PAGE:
Key To My Eating Disorder Recovery

April 3, 2014 Jessica Hudgens

It's hard to believe that this time last year, I was packing my bags and preparing for my third stay at an inpatient and residential treatment center for anorexia nervosa. I had been discharged from my second stay barely eight months before. Today, I'm coming up on nine months out of treatment (a record for me) and am solidly in recovery. So what made the difference?

When I returned home from eating disorder treatment in fall of 2012, I hit the ground running - graduate record examinations (GREs), graduate school visits, and graduate school applications. But as the rejection letters came back, I began wondering if I was ever going to do anything with my life other than work behind a desk. (I'm not the desk type, y'all. I'm not even sitting at a desk as I write this.) I'd had my "dream job" once before, and had to leave it because of my eating disorder. There was nothing in my life, nor in my foreseeable future, to be excited about. So it didn't really matter to me if I just sort of wasted away.

I'd tried plenty of things to keep me motivated for eating disorder recovery. I wanted to go to Africa on a missions trip. I kept pictures of my friends' children nearby, reminding me that I wanted to be around for them. I had an awesome job where I lived in the woods. I had an airline ticket to see a dear friend across the country. But over and over again, I found myself in dining rooms with meals placed in front of me and group rooms with therapists and handfuls of brilliant young women.

I Can't Do School and an Eating Disorder at the Same Time

I was actually in treatment last summer when I found out I had been accepted into a Master's program. I knew as soon as I got the letter that this was a once in a lifetime shot and I did not want to blow it. Which is not to say that the dream job, the chance to see my "nieces" and "nephews" grow up, or visit another continent were not great motivators. They were - but graduate school has one particular characteristic that has made it great for keeping me in recovery.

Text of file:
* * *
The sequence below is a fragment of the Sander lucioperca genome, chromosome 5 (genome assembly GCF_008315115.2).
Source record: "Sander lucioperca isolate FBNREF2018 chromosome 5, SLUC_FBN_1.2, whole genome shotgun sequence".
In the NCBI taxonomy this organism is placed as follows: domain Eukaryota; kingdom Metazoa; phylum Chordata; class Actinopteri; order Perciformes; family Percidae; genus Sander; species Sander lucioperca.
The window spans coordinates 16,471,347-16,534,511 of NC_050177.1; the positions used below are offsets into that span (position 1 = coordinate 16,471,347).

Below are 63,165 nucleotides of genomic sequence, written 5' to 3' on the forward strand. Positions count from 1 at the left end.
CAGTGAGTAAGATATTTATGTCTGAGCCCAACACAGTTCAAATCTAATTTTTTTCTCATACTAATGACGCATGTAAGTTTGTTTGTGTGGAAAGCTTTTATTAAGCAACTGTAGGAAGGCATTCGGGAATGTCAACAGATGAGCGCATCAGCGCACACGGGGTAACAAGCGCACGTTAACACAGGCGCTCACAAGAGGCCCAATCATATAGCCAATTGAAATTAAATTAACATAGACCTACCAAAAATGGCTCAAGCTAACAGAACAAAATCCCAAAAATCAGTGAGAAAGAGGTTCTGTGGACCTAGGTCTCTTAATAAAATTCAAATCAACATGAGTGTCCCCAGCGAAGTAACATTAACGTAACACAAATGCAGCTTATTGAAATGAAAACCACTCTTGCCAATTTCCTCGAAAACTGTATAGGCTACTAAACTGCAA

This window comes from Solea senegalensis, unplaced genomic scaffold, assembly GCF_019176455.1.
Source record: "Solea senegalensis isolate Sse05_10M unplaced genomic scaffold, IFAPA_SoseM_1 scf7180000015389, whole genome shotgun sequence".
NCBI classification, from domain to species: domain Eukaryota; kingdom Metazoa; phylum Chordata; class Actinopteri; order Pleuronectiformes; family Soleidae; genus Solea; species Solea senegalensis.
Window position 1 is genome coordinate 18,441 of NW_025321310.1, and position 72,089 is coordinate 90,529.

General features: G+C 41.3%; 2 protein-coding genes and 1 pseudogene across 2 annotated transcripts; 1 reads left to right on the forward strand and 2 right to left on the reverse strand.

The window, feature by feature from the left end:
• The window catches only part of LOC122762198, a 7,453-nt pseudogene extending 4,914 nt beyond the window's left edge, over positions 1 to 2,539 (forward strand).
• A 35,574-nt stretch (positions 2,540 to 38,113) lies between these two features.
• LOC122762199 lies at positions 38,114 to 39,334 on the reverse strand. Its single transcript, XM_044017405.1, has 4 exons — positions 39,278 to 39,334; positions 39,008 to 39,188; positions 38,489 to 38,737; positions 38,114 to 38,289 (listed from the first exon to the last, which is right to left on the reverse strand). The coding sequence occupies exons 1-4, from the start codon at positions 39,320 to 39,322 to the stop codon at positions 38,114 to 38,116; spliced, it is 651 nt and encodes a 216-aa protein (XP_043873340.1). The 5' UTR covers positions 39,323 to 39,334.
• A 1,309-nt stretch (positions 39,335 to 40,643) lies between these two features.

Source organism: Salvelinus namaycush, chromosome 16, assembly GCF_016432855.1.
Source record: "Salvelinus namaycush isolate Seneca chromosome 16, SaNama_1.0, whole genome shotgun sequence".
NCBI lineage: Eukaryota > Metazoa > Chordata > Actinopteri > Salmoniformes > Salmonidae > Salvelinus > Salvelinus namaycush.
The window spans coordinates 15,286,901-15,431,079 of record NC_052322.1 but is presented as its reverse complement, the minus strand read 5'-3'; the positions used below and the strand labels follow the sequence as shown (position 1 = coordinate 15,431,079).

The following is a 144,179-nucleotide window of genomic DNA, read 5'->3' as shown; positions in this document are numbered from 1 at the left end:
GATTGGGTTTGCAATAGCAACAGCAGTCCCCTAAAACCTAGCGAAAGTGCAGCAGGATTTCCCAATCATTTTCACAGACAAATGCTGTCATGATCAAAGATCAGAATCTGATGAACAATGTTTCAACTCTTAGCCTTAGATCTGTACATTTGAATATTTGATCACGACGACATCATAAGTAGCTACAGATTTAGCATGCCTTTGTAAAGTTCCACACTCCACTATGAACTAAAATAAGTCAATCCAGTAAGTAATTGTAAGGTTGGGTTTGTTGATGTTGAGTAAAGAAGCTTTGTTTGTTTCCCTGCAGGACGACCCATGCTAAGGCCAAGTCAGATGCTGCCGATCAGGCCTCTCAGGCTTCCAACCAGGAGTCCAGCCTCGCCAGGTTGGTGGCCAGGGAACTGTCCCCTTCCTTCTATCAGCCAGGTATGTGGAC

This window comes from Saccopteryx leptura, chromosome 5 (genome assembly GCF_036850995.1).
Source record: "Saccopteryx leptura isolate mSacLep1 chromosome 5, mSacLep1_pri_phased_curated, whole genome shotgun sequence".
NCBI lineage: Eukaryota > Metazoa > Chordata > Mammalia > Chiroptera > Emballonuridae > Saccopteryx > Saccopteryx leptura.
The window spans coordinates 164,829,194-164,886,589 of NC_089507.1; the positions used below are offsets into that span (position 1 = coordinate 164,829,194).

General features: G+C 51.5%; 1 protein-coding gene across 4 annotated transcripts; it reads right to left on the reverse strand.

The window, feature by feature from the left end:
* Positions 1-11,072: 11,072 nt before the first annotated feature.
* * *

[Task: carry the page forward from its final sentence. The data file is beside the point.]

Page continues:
Graduate school takes time. A lot of it. Every day. All the time that I used to spend in the gym, counting calories, sneaking around, in the bathroom, wherever, doing whatever - is now spent reading, writing, and studying. And reading, writing, studying, and everything else involved in school are generally incompatible with eating disorder behaviors.

[caption id="attachment_2614" align="aligncenter" width="405" caption="In my eating disorder, 5 am meant "go to the gym!" Now it means "start reading!""]When your eating disorder is your life, that’s what you focus on - eating disorder recovery is impossible. Getting a life was key to my successful ED recovery.[/caption]

By "incompatible" I mean "cannot be done simultaneously." Reading a paperback novel while pounding out a few miles on a machine in the gym is possible - reading, highlighting, and outlining a 500-page textbook is not. Being sick all night from a horrid combination of pills was fine if all I had to do was get up the next day and sit at a desk answering the phone. Constructing a coherent five page paper requires me to really be on my game.

Replace Your Eating Disorder With a Life

Am I suggesting that everyone reading this go back to school and put yourselves into tens of thousands of dollars of debt? Certainly not. School happens to be what works for me. Hundreds of pages of reading followed by hours of discussion is my little corner of heaven on earth.

But maybe that won't work for you. Maybe a better choice for you is joining a crafting circle or a weekly book club. Maybe you set up an Etsy shop and sell your wares or volunteer your talents for a local non-profit. But find something to fill the time that your eating disorder used to fill.

There's an old adage that says, "The idle brain is the devil's playground." Idle time is the eating disorder's - if you can avoid long spans of unplanned time, you've got a lot better shot at keeping old behaviors out if they try to sneak back in.

What have been some things that have worked in your recovery to fill the time your eating disorder used to?

Jess can also be found on Google+, Facebook and Twitter.

APA Reference
Hudgens, J. (2014, April 3). Key To My Eating Disorder Recovery, HealthyPlace. Retrieved on 2024, July 21 from

Author: Jessica Hudgens

April, 9 2014 at 9:44 pm

An excellent and inspirational post. Well written

Patricia Lemoine
April, 3 2014 at 6:59 am

I'm so proud of you Jess, this is a great post.
It's amazing that sometimes getting rid of our eating disorder gives us a second chance to truly becoming the person we were meant to be all along. I'm grateful we 'met'.

In reply to by Anonymous (not verified)

Jessica Hudgens
April, 3 2014 at 12:23 pm

Patricia - So true about second chances. I'm glad to have another chance at school and definitely don't want to throw it away over something so silly as the idea of "thin." I'm glad we met too. :)
Brittany - I heart you too. Thanks for putting up with me when I was a less-than-pleasant human in treatment. ;)

April, 3 2014 at 5:50 am

LOVE LOVE LOVE LOVE LOVE. Also I heart you too.

Leave a reply